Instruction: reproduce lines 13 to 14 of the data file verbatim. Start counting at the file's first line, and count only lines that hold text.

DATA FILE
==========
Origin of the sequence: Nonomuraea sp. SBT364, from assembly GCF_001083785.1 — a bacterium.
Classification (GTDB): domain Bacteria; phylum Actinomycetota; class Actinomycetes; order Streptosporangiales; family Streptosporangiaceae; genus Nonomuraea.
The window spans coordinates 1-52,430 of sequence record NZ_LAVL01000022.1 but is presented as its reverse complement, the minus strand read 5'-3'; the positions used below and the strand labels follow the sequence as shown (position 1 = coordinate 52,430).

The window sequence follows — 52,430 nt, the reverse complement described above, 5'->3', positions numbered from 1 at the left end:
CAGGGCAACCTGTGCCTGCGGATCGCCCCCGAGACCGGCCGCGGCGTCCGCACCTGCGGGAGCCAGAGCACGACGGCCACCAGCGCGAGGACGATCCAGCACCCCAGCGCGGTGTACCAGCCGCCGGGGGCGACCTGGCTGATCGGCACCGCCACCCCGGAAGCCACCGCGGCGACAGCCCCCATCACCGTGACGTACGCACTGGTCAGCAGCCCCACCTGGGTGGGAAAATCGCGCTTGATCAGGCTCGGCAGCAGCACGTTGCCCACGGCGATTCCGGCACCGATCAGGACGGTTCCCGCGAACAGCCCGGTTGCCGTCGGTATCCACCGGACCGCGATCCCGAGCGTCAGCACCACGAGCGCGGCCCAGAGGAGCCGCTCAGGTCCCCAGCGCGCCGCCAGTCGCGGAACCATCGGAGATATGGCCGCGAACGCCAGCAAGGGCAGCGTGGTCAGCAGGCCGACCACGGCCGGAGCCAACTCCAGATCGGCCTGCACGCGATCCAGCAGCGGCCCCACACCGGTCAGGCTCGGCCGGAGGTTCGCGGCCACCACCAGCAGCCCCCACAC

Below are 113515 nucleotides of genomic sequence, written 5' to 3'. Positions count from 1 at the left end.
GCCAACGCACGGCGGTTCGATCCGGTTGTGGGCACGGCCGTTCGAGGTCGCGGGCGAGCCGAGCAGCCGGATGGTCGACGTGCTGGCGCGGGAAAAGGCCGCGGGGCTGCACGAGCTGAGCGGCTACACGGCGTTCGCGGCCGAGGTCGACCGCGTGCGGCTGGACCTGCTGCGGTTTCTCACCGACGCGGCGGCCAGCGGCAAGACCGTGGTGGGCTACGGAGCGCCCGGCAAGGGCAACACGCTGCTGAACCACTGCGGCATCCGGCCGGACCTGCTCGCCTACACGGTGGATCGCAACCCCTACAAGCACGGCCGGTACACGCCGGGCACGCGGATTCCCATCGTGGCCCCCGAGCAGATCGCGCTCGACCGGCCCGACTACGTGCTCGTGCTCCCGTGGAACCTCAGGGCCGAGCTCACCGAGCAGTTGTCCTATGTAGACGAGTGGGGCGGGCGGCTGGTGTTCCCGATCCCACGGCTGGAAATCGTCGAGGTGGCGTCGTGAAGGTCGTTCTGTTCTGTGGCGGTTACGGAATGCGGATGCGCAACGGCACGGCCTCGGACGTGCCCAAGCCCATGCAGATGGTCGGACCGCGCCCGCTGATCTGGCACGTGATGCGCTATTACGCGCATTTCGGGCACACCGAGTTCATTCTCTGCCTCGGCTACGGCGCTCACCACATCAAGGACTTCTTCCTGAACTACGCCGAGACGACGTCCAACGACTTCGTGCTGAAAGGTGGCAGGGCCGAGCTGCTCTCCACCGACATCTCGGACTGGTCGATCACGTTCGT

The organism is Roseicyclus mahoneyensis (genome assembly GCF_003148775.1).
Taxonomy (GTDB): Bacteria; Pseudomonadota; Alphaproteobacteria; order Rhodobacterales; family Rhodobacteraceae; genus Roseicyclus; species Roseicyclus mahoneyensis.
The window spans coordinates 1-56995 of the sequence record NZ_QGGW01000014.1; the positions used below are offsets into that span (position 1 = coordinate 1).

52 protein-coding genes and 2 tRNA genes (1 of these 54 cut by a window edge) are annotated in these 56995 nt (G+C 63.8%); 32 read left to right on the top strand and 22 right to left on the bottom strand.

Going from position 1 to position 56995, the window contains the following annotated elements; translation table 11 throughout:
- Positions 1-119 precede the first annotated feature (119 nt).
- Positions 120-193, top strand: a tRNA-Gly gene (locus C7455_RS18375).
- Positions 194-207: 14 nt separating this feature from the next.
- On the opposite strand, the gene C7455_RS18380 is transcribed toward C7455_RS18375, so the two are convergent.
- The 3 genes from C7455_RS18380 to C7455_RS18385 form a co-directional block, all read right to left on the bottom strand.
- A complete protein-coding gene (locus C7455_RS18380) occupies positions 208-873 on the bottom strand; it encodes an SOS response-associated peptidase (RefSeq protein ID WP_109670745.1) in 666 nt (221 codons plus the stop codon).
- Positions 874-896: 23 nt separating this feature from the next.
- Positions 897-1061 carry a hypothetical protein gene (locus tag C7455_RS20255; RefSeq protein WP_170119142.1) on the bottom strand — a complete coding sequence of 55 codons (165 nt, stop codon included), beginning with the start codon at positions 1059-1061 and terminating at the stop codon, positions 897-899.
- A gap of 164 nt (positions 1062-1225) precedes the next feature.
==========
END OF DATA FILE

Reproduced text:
- Positions 1-119 precede the first annotated feature (119 nt).
- Positions 120-193, top strand: a tRNA-Gly gene (locus C7455_RS18375).